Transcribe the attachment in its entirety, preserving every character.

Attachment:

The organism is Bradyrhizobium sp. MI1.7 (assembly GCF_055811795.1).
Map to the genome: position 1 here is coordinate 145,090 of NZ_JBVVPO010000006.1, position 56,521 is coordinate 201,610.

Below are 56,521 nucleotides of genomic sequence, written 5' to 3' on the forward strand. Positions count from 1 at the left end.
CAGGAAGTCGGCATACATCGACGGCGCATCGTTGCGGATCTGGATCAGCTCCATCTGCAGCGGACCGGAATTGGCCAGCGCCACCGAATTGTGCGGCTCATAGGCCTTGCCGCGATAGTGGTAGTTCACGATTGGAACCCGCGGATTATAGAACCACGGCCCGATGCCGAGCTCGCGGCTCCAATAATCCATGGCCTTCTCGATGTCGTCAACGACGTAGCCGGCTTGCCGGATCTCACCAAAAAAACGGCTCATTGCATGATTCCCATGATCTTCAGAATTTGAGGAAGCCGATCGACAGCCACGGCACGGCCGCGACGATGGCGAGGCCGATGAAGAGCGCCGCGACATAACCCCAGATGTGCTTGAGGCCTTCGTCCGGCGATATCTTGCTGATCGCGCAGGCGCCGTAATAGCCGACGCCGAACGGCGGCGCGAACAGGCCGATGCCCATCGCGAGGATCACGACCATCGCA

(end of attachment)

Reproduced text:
The organism is Bradyrhizobium sp. MI1.7 (assembly GCF_055811795.1).
Map to the genome: position 1 here is coordinate 145,090 of NZ_JBVVPO010000006.1, position 56,521 is coordinate 201,610.

Below are 56,521 nucleotides of genomic sequence, written 5' to 3' on the forward strand. Positions count from 1 at the left end.
CAGGAAGTCGGCATACATCGACGGCGCATCGTTGCGGATCTGGATCAGCTCCATCTGCAGCGGACCGGAATTGGCCAGCGCCACCGAATTGTGCGGCTCATAGGCCTTGCCGCGATAGTGGTAGTTCACGATTGGAACCCGCGGATTATAGAACCACGGCCCGATGCCGAGCTCGCGGCTCCAATAATCCATGGCCTTCTCGATGTCGTCAACGACGTAGCCGGCTTGCCGGATCTCACCAAAAAAACGGCTCATTGCATGATTCCCATGATCTTCAGAATTTGAGGAAGCCGATCGACAGCCACGGCACGGCCGCGACGATGGCGAGGCCGATGAAGAGCGCCGCGACATAACCCCAGATGTGCTTGAGGCCTTCGTCCGGCGATATCTTGCTGATCGCGCAGGCGCCGTAATAGCCGACGCCGAACGGCGGCGCGAACAGGCCGATGCCCATCGCGAGGATCACGACCATCGCA